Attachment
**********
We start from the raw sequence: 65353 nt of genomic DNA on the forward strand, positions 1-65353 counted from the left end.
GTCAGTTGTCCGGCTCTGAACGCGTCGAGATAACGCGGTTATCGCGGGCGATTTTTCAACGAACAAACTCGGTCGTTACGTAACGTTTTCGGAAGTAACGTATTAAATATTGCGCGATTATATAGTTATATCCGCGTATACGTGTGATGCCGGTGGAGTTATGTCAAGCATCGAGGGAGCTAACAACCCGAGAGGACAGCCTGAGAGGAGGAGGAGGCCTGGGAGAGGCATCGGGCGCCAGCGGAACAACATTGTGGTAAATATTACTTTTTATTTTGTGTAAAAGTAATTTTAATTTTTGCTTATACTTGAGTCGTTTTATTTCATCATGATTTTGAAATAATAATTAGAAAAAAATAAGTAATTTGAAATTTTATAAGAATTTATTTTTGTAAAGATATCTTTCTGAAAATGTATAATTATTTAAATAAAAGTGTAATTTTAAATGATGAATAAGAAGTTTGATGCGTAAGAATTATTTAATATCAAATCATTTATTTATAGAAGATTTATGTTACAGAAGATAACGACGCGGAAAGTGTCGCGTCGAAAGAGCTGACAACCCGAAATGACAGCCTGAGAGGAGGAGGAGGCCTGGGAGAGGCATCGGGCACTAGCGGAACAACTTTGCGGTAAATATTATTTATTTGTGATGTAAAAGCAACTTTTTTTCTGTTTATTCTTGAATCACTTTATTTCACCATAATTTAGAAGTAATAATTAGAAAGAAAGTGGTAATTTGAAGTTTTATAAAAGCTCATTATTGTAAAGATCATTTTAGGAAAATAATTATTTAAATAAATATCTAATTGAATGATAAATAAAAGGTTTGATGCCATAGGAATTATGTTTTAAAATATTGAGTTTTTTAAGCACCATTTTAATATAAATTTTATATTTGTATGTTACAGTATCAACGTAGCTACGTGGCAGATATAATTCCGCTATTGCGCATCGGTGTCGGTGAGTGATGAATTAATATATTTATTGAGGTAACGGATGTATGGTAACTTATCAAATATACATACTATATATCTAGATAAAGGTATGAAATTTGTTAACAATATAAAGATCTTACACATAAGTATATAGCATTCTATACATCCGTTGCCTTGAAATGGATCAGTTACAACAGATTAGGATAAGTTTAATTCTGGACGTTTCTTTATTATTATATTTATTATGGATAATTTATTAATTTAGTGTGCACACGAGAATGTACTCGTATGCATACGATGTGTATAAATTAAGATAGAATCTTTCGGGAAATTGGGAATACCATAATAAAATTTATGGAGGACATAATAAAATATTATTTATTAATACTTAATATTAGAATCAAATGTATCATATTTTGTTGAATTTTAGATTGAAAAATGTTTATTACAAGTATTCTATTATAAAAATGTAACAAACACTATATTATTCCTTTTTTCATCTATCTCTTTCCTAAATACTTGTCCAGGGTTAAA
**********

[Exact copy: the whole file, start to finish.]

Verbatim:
We start from the raw sequence: 65353 nt of genomic DNA on the forward strand, positions 1-65353 counted from the left end.
GTCAGTTGTCCGGCTCTGAACGCGTCGAGATAACGCGGTTATCGCGGGCGATTTTTCAACGAACAAACTCGGTCGTTACGTAACGTTTTCGGAAGTAACGTATTAAATATTGCGCGATTATATAGTTATATCCGCGTATACGTGTGATGCCGGTGGAGTTATGTCAAGCATCGAGGGAGCTAACAACCCGAGAGGACAGCCTGAGAGGAGGAGGAGGCCTGGGAGAGGCATCGGGCGCCAGCGGAACAACATTGTGGTAAATATTACTTTTTATTTTGTGTAAAAGTAATTTTAATTTTTGCTTATACTTGAGTCGTTTTATTTCATCATGATTTTGAAATAATAATTAGAAAAAAATAAGTAATTTGAAATTTTATAAGAATTTATTTTTGTAAAGATATCTTTCTGAAAATGTATAATTATTTAAATAAAAGTGTAATTTTAAATGATGAATAAGAAGTTTGATGCGTAAGAATTATTTAATATCAAATCATTTATTTATAGAAGATTTATGTTACAGAAGATAACGACGCGGAAAGTGTCGCGTCGAAAGAGCTGACAACCCGAAATGACAGCCTGAGAGGAGGAGGAGGCCTGGGAGAGGCATCGGGCACTAGCGGAACAACTTTGCGGTAAATATTATTTATTTGTGATGTAAAAGCAACTTTTTTTCTGTTTATTCTTGAATCACTTTATTTCACCATAATTTAGAAGTAATAATTAGAAAGAAAGTGGTAATTTGAAGTTTTATAAAAGCTCATTATTGTAAAGATCATTTTAGGAAAATAATTATTTAAATAAATATCTAATTGAATGATAAATAAAAGGTTTGATGCCATAGGAATTATGTTTTAAAATATTGAGTTTTTTAAGCACCATTTTAATATAAATTTTATATTTGTATGTTACAGTATCAACGTAGCTACGTGGCAGATATAATTCCGCTATTGCGCATCGGTGTCGGTGAGTGATGAATTAATATATTTATTGAGGTAACGGATGTATGGTAACTTATCAAATATACATACTATATATCTAGATAAAGGTATGAAATTTGTTAACAATATAAAGATCTTACACATAAGTATATAGCATTCTATACATCCGTTGCCTTGAAATGGATCAGTTACAACAGATTAGGATAAGTTTAATTCTGGACGTTTCTTTATTATTATATTTATTATGGATAATTTATTAATTTAGTGTGCACACGAGAATGTACTCGTATGCATACGATGTGTATAAATTAAGATAGAATCTTTCGGGAAATTGGGAATACCATAATAAAATTTATGGAGGACATAATAAAATATTATTTATTAATACTTAATATTAGAATCAAATGTATCATATTTTGTTGAATTTTAGATTGAAAAATGTTTATTACAAGTATTCTATTATAAAAATGTAACAAACACTATATTATTCCTTTTTTCATCTATCTCTTTCCTAAATACTTGTCCAGGGTTAAA